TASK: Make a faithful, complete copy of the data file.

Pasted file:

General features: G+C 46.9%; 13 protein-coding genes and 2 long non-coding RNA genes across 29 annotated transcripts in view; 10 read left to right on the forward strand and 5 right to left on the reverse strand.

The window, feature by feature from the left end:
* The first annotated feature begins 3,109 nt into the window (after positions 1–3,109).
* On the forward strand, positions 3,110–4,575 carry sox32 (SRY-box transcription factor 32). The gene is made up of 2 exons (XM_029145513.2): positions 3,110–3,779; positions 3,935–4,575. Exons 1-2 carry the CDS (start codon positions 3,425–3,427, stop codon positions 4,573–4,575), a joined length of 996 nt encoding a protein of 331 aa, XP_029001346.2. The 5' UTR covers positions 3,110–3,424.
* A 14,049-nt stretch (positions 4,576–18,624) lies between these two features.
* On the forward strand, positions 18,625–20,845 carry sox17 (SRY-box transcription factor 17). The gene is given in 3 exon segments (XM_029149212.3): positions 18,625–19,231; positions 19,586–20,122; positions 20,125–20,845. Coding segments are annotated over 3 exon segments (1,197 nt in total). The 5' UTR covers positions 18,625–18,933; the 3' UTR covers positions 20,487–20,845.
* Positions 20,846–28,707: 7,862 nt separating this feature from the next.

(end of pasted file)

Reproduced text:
General features: G+C 46.9%; 13 protein-coding genes and 2 long non-coding RNA genes across 29 annotated transcripts in view; 10 read left to right on the forward strand and 5 right to left on the reverse strand.

The window, feature by feature from the left end:
* The first annotated feature begins 3,109 nt into the window (after positions 1–3,109).
* On the forward strand, positions 3,110–4,575 carry sox32 (SRY-box transcription factor 32). The gene is made up of 2 exons (XM_029145513.2): positions 3,110–3,779; positions 3,935–4,575. Exons 1-2 carry the CDS (start codon positions 3,425–3,427, stop codon positions 4,573–4,575), a joined length of 996 nt encoding a protein of 331 aa, XP_029001346.2. The 5' UTR covers positions 3,110–3,424.
* A 14,049-nt stretch (positions 4,576–18,624) lies between these two features.
* On the forward strand, positions 18,625–20,845 carry sox17 (SRY-box transcription factor 17). The gene is given in 3 exon segments (XM_029149212.3): positions 18,625–19,231; positions 19,586–20,122; positions 20,125–20,845. Coding segments are annotated over 3 exon segments (1,197 nt in total). The 5' UTR covers positions 18,625–18,933; the 3' UTR covers positions 20,487–20,845.
* Positions 20,846–28,707: 7,862 nt separating this feature from the next.